“Some of the best evidence for life in space lives right here on Earth: It’s weird, adaptable, and far hardier than we ever thought.” —Alissa Zhu
Panspermia is the ancient idea that the seeds of life exist everywhere in the Universe. Spread like spores by stellar rocks and dust as well as by human-made space debris, they begin the process of evolution wherever they land – just as soon as they encounter the right conditions in which to thrive. If it takes 40,000,000 years or more for that to happen – well, who’s counting, anyway? The microorganisms remain ever ripe and ready for action. But what are the ideal conditions for life?
Scientists used to think they knew what constituted life and what all life forms needed to survive. But more and more, they’re becoming less and less certain – though no less eager to make horizon-stretching observations and break-through discoveries.
In the early ‘80’s, Professor Kenneth Nealson, then of Scripps Institution of Oceanography, got pulled into this pursuit when he heard reports of an inexplicable phenomena occurring at the bottom of Lake Oneida in upstate New York.
Every spring, snowmelt carried manganese from the mountains into the lake. As the winds stirred the water, they mixed the manganese with oxygen – which should have resulted in a substantial deposit of manganese oxide at the bottom of the lake. But for some reason, it didn’t.
MnO is an inorganic compound that is used for a multitude of purposes – for instance, as an additive for food and fertilizer, and as a catalyst in the manufacture of ceramics, paints, colored glass, etc. Evidently, something at the bottom of the lake was also putting it to good use; for MnO was disappearing 1000 times faster than the geologically expected rate.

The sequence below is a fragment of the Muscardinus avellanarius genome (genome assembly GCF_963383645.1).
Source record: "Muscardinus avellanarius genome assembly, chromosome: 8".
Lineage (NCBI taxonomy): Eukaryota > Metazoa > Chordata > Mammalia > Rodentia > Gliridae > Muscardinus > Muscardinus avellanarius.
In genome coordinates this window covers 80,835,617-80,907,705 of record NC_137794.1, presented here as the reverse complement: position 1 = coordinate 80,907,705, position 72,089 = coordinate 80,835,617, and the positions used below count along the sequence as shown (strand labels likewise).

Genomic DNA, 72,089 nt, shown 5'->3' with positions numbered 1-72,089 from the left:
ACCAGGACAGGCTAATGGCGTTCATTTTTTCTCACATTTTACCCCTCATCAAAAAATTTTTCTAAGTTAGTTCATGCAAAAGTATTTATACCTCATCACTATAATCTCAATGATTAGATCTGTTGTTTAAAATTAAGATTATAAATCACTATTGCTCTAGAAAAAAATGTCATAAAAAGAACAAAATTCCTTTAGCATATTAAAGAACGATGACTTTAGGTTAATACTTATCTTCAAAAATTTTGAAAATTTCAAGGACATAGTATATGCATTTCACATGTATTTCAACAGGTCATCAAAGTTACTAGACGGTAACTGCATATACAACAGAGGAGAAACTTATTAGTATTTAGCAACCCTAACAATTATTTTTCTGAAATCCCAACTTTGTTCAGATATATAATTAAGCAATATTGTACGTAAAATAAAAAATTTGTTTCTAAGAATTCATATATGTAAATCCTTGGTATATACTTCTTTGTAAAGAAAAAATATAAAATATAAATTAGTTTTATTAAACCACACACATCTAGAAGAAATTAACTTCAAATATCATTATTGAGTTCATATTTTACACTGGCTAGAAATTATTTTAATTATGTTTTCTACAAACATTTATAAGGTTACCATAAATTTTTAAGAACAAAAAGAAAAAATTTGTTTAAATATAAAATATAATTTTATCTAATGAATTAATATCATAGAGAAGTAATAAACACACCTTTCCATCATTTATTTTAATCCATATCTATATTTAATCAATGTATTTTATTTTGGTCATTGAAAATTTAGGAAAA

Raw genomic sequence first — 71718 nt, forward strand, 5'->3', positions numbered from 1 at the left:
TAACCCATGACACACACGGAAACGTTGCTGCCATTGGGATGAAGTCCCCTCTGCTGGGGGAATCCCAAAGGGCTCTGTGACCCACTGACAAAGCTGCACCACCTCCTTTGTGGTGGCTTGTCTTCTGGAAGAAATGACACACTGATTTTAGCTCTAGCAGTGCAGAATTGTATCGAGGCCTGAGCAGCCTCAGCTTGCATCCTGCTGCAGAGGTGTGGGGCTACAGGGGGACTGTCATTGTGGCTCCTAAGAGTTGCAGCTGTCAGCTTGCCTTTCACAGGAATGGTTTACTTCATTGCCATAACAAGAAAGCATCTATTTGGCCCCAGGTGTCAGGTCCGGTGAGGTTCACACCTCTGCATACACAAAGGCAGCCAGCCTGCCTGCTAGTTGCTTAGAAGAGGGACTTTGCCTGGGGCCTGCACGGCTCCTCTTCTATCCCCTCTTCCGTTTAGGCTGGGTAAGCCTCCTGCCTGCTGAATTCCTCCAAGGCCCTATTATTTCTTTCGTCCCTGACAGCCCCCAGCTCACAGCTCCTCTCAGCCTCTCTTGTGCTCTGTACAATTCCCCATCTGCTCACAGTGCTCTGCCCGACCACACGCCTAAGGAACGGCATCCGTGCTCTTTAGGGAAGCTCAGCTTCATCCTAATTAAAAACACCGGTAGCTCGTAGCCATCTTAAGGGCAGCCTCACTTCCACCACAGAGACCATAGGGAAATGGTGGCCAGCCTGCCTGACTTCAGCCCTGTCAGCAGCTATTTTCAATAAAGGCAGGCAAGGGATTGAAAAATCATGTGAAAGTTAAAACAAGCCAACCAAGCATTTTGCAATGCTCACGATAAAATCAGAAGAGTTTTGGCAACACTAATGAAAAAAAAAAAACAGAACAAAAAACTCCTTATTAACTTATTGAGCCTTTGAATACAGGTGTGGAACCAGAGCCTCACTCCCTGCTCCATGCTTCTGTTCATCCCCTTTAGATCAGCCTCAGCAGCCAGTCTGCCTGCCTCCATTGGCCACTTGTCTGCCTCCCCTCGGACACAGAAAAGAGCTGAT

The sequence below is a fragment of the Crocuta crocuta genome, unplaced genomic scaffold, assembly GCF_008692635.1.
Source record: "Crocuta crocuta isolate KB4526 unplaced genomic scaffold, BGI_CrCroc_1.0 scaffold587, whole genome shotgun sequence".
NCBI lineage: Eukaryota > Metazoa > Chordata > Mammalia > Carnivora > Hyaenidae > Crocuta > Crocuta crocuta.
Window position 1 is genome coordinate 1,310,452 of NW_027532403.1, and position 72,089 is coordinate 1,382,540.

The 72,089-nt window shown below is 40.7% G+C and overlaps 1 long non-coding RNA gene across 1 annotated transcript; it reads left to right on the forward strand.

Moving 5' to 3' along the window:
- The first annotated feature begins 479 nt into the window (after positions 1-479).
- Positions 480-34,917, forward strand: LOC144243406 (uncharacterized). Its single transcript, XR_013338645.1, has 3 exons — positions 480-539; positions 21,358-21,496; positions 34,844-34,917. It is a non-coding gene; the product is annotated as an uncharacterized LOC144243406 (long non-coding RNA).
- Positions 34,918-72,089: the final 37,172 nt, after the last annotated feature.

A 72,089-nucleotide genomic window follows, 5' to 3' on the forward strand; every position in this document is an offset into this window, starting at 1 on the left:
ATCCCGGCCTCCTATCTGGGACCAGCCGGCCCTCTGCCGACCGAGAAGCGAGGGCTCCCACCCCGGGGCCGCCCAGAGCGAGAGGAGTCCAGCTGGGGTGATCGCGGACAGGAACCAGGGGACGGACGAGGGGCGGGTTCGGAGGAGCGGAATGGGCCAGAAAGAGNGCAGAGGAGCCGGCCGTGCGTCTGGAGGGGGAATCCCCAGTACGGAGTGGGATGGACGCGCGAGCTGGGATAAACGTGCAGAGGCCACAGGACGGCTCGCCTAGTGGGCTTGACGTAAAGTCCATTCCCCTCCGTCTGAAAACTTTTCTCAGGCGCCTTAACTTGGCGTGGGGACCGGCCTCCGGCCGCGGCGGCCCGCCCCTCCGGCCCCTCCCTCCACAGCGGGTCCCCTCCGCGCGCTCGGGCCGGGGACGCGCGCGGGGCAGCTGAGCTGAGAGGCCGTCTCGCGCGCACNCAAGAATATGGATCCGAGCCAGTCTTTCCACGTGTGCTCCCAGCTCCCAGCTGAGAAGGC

Enter ‘extremophiles’ – those microscopic organisms that defy scientific expectations by surviving in places and under conditions that would be beyond the impossible for most life forms on Earth.
What Nealson discovered after several years of research was that a microbe was actually breaking down metal, which should also have been impossible. The breakdown was just part of its regular metabolic process. This was Nealson’s first introduction to Shewanella, one of a never before seen class of micro-bacteria with an affinity for raw electricity.
Nealson leads a team of researchers at USC who are dedicated to finding alien life forms on Earth – most particularly, the kind for whom a cathode looks like a banquet. The possibility of putting such creatures to work in a multitude of ways on behalf of humanity has everybody working overtime.
The detailed article on the subject, which appears in the February 2015 issue of Popular Science, ends with five steps for identifying alien life in outer space. The final one, which clearly reflects the recent discoveries, is stated thusly: “All life manipulates electrical energy. If the electric potential in the ground drops steadily with depth (as happens on Earth), that could indicate successive populations of microbes are pulling electrons from the environment. It would be a low-key First Contact, but revolutionary all the same.”